Aiming to eliminate doubts about the procedures adopted by the Brazilian aviation authority in relation to that event, the Center states the following:

the AFR Flight 447, as most scheduled flights of commercial aircraft internationally, uses a flight plan called Plan regular flight, given that performance, the route and timing of aircraft are usually the same. Such plans are offered by their airlines to all the air traffic control instructed the control of the aircraft on the route planned for the flight, regardless of the country to which they belong. This procedure was followed in the case of the AFR 447.

  • at 22h33 on 31 May, the crew of the AFR 447 was the last radio contact with the body of Brazilian air traffic control, telling the time estimated that over the next virtual positions specified in the route. Immediately after the body of Brazilian air traffic control (ACC ATLANTIC) reported to the Control Center of Dakar (ACC DAKAR) AFR 447 that would be in position to 23h20 virtual TASIL, given that from that position, it to Dakar control over the handling of the aircraft towards France. DAKAR The ACC confirmed the receipt of such information.
  • it is noted that, through an operational agreement between the two countries (Brazil and Senegal), if an aircraft enters the airspace of Dakar in the schedule, or even three minutes after this time, does not need any communication between the bodies air traffic control in question to formalize the transfer of the flight. Consequently, at 23h20 on the AFR control 447 now, theoretically, to control the ACC DAKAR, since there was no question that the ACC aircraft.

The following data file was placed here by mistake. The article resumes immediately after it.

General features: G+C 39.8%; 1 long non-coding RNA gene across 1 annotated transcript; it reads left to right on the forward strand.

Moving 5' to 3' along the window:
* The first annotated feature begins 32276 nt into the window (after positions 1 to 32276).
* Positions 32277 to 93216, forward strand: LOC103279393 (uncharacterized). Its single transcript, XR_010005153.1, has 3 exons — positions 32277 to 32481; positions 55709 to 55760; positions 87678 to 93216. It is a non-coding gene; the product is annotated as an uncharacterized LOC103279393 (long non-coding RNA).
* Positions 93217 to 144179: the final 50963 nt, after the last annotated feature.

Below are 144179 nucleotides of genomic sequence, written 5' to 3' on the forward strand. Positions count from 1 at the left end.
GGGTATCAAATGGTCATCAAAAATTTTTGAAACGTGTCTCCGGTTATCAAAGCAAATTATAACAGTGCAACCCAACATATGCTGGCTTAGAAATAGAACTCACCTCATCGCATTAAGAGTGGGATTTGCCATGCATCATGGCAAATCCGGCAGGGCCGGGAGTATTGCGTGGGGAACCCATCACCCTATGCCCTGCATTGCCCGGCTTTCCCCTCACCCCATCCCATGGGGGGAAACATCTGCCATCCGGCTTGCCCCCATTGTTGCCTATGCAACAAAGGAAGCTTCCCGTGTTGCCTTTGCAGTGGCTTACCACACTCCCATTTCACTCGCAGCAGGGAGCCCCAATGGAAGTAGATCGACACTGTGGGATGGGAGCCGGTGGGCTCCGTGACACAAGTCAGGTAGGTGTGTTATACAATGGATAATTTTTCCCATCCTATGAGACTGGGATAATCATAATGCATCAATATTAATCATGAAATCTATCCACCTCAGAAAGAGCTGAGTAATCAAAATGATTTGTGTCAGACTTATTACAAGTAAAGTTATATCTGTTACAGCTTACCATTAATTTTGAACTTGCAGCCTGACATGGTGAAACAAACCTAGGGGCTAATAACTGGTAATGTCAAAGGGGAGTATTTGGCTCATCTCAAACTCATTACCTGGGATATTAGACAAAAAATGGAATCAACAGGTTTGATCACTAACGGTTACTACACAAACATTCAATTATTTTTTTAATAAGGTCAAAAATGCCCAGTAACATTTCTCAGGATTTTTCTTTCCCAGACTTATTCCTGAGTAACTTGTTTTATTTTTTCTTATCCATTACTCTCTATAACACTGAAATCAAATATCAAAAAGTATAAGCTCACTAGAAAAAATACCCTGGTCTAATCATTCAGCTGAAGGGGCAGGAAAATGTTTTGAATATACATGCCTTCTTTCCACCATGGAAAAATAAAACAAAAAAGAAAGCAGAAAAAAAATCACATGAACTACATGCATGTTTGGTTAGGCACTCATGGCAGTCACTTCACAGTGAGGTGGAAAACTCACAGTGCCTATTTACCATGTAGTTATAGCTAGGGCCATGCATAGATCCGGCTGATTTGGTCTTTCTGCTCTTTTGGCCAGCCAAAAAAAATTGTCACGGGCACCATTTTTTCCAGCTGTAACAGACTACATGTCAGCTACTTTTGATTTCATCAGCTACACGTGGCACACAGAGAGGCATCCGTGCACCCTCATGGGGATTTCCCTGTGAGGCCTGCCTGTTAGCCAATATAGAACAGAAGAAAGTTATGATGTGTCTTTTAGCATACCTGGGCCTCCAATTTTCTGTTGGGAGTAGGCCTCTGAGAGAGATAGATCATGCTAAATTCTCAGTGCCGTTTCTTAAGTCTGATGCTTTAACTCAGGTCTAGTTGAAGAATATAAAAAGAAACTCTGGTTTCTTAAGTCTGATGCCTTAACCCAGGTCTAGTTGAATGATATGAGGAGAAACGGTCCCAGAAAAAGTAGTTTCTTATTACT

• this is a region where air traffic control is performed mainly by communication, it DAKAR ACC to give the entrance of the aircraft in its airspace, at 23h20, and warn about possible problems such as lack of radio contact with the AFR 447.
  • in the case of AFR 447 was not at any time capture satellite signal transmission of the emergency equipment (ELT), and also any aircraft over a route received request for assistance through the international emergency frequency (121.5 MHz ).
  • only to 1:20 a.m. the day June 1, the ACC DAKAR asked the national air traffic control on the position of Brazilian AFR 447. Thus, at 2:20 a.m. the SALVAERO Recife initiated necessary actions for the start of the air operation to locate the missing aircraft, through the original procedures for finding information.
  • accordingly, to 03h40 of the day June 1, the SALVAERO Recife triggered the means of the Brazilian Air Force (FAB), and the first plane, at sunrise, was in the movement to perform visual searches the route overflown the AFR 447.